Objects from the museum’s photography, technology, and George Eastman Legacy collections are now searchable, and more objects from the museum’s holdings are being added on an ongoing basis. Objects from the moving image collection are expected to become accessible in the coming months. Continue reading
The New York State Museum has opened “Hudson Valley Ruins,” a photography and architecture exhibition.
On display through December 31, 2017, the exhibition features over 80 photographs by Robert Yasinsac and Thomas Rinaldi documenting forgotten historic sites and cultural treasures in the Hudson River Valley.
The exhibition is based on Yasinsac and Rinaldi’s 2006 book, Hudson Valley Ruins: Forgotten Landmarks of an American Landscape. In addition to great river estates, the book and exhibition profiles sites meaningful to everyday life in the Hudson Valley: churches, hotels, commercial and civic buildings, mills, and train stations. The exhibition explores many of these abandoned places and also revisits several sites that have changed in the past ten years since the book’s publication. Continue reading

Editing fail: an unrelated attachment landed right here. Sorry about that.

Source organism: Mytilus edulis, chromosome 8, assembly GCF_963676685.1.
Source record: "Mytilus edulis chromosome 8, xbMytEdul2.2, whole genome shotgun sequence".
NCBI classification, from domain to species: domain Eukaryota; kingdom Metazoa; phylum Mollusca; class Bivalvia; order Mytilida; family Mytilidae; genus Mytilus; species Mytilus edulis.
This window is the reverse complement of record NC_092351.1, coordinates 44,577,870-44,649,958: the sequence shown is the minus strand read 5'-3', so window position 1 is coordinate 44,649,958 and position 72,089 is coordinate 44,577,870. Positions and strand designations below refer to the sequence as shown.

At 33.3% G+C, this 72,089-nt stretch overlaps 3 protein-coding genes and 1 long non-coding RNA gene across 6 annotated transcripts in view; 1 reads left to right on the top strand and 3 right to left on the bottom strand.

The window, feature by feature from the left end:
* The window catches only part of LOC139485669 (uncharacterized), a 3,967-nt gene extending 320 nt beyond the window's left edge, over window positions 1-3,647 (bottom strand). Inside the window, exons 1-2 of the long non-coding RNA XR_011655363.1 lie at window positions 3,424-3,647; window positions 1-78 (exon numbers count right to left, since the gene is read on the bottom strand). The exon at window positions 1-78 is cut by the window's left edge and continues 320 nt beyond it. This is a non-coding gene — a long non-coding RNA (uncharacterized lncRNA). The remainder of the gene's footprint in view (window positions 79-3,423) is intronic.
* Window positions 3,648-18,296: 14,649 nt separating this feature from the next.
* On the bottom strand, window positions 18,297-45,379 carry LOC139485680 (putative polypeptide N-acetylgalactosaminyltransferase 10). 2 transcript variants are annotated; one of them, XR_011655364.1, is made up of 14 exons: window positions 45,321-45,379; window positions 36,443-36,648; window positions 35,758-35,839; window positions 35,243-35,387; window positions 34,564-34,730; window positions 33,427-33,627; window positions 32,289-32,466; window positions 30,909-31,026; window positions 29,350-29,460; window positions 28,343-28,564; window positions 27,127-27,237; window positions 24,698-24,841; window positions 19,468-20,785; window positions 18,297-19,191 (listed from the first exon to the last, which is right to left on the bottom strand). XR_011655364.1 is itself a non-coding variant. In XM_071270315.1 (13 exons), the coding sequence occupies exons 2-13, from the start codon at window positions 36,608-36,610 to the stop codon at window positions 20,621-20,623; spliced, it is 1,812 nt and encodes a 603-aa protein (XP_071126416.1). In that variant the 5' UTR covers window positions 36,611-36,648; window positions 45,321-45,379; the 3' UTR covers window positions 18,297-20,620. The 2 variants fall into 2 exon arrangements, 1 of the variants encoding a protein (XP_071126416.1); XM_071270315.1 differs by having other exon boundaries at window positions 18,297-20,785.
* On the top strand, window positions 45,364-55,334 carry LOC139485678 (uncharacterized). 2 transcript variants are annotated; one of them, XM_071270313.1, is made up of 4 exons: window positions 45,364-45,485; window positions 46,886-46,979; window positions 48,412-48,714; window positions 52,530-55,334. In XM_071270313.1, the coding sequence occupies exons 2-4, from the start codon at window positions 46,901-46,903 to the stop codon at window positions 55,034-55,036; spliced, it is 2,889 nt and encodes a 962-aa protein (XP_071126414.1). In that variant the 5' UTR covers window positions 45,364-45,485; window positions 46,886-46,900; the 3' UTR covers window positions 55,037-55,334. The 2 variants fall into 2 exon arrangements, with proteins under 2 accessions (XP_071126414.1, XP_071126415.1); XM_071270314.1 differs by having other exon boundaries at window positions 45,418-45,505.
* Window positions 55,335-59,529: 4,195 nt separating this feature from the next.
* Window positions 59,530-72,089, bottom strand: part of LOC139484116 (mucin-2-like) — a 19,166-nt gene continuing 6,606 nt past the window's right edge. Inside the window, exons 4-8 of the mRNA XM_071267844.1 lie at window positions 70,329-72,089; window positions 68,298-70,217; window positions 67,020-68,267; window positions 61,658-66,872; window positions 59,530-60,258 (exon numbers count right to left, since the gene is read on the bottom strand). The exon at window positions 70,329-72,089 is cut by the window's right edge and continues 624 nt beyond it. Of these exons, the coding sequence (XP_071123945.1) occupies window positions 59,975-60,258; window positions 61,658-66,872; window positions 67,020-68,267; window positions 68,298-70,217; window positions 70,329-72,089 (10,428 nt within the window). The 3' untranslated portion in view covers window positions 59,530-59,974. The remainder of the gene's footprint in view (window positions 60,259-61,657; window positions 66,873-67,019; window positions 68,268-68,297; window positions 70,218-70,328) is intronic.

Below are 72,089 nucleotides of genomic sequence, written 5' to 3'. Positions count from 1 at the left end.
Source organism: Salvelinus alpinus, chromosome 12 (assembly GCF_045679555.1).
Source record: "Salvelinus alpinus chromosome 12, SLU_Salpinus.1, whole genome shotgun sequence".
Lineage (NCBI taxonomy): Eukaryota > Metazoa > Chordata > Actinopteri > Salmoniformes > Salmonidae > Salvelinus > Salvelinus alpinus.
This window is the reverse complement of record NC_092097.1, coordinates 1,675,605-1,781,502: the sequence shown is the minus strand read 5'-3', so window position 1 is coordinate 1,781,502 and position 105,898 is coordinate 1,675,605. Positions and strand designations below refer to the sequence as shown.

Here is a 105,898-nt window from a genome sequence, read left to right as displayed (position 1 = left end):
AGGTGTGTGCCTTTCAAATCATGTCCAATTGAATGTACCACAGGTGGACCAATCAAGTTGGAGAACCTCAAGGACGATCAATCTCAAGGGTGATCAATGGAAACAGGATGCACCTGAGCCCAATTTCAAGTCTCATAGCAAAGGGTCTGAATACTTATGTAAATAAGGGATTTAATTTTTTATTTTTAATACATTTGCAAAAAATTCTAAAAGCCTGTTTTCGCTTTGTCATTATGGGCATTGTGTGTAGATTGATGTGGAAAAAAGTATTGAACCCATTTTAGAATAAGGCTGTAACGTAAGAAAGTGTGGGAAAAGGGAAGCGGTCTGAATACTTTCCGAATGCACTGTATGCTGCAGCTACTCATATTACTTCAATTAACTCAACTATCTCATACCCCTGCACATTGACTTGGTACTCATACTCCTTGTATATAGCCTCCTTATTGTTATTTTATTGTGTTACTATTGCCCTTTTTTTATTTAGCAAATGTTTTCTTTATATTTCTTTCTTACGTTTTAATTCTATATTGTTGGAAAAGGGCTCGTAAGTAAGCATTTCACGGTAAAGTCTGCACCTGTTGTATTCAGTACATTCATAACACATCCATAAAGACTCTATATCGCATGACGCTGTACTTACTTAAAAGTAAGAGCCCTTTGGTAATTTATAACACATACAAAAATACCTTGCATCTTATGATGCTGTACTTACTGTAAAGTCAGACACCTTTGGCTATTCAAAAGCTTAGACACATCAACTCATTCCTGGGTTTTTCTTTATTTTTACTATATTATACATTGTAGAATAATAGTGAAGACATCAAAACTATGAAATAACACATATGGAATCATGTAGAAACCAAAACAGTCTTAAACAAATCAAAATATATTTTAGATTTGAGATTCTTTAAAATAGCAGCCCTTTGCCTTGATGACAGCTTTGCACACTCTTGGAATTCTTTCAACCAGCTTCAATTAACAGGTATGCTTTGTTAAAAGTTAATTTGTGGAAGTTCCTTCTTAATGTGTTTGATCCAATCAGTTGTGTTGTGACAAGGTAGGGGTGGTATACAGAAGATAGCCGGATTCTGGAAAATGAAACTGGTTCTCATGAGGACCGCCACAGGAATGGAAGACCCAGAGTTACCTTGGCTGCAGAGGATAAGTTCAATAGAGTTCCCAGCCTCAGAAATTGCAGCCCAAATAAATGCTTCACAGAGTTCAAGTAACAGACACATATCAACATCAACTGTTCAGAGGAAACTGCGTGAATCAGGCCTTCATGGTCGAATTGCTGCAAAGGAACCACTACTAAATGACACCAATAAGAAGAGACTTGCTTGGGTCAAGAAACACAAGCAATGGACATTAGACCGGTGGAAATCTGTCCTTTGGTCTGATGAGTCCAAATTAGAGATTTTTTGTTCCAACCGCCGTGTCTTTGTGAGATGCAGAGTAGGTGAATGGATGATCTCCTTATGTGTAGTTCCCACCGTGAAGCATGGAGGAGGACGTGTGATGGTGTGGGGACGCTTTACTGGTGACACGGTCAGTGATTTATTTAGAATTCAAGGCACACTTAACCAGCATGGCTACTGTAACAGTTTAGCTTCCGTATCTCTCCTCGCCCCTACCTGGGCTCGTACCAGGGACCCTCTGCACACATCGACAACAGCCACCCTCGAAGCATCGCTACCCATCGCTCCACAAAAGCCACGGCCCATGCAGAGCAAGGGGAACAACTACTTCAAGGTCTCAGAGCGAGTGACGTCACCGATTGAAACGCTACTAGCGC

The Museum of the City of New York is offering museumgoers a chance to travel back to the 19th and 20th centuries with Lost In Old New York, an interactive installation of eight classic images of to the city’s most iconic locations. From the beaches of Staten and Coney Islands and the old Penn Station to the 1939 World’s Fair, Lost In Old New York celebrates the places that, for well over a century, helped New York become a world-class city. Each month until the exhibition closes October 1, the Museum will award a free, one-year membership to a randomly selected participant. Continue reading
Entries are being accepted through August 26, 2016 for the 11th annual Erie Canalway Photo Contest. The contest captures the beauty, history, people, and character of the Erie Canalway National Heritage Corridor.
Amateur and professional photographers are invited to submit images in four contest categories: On the Water, Along the Trail, Canal Communities, and Classic Canal. Winning photos will be featured in the 2017 Erie Canalway calendar, which is available free of charge in December. Continue reading